The concept of a smart home is no longer a vision of the future and although the ideals of computerised system seamlessly augmenting our lives have not yet been realised, smart devices such as thermostats, virtual assistants (e.g. Siri, Alexa) and self/assisted driving cars have transitioned to the domain of regular consumers.
Understanding how users perceive systems is critical if future systems are to become more transparent, efficient and effective. The HCI community has in some depth explored how users mental model system operation, however the majority of the literature has investigated procedural systems where a repeated action invokes an identical reaction. Smart devices provide new challenges, their agency permits variations in the reaction based on context and leant behaviour from user feedback. Understanding such systems requires a different kind of mental model, one which encapsulates not how a system works, but how it “thinks”.
More recently research has started to emerge which highlights how the mental models created by users can drastically differ from the reality. A lack of understanding about the capabilities of sensing technologies, compounded by the promises made of intelligent autonomous systems can lead to unrealistic expectations of a system. This gulf of execution (as coined by Don Norman) can have major implications for usability and more critically safety when considering safety critical systems such as automated vehicles.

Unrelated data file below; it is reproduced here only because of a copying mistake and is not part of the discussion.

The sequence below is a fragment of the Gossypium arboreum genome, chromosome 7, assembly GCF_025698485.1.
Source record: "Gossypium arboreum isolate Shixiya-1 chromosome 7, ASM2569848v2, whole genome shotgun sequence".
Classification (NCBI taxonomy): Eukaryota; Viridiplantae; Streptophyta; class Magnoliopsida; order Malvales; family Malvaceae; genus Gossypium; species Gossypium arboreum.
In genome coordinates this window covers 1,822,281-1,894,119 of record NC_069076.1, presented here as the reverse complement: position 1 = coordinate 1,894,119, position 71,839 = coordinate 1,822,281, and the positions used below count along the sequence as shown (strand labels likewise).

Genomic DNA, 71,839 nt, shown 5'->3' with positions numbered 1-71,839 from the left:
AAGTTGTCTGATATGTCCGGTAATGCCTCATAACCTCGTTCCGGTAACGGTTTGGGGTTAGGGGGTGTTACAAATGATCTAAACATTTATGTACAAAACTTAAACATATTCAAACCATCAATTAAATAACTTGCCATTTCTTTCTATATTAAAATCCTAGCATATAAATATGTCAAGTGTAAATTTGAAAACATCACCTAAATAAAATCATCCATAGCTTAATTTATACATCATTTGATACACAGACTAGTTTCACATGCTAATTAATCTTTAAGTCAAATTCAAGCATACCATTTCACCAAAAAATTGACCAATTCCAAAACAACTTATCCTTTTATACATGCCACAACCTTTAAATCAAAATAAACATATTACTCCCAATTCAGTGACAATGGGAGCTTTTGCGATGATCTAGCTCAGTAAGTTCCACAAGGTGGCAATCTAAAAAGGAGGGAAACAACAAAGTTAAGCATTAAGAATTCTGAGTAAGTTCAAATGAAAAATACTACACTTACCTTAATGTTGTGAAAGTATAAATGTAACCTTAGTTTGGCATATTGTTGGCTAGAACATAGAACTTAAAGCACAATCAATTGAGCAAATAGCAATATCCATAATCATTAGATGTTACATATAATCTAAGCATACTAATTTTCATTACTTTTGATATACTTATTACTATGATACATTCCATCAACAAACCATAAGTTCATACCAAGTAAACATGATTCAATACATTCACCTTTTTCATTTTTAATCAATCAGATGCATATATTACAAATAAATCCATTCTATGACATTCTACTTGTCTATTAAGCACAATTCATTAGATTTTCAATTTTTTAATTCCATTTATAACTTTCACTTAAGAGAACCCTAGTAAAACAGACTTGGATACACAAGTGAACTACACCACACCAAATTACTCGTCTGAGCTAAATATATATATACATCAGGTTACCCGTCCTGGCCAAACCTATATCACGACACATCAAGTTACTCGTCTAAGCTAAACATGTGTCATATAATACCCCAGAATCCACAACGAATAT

My research centers around how feedback mechanisms can be utilised to inform the mental model of users without direct explanation, such that they can develop a more effective relationship with smart systems.
|Dr Enrico Costanza|
|Dr Sebastian Stein|
|Prof. Alex Rogers|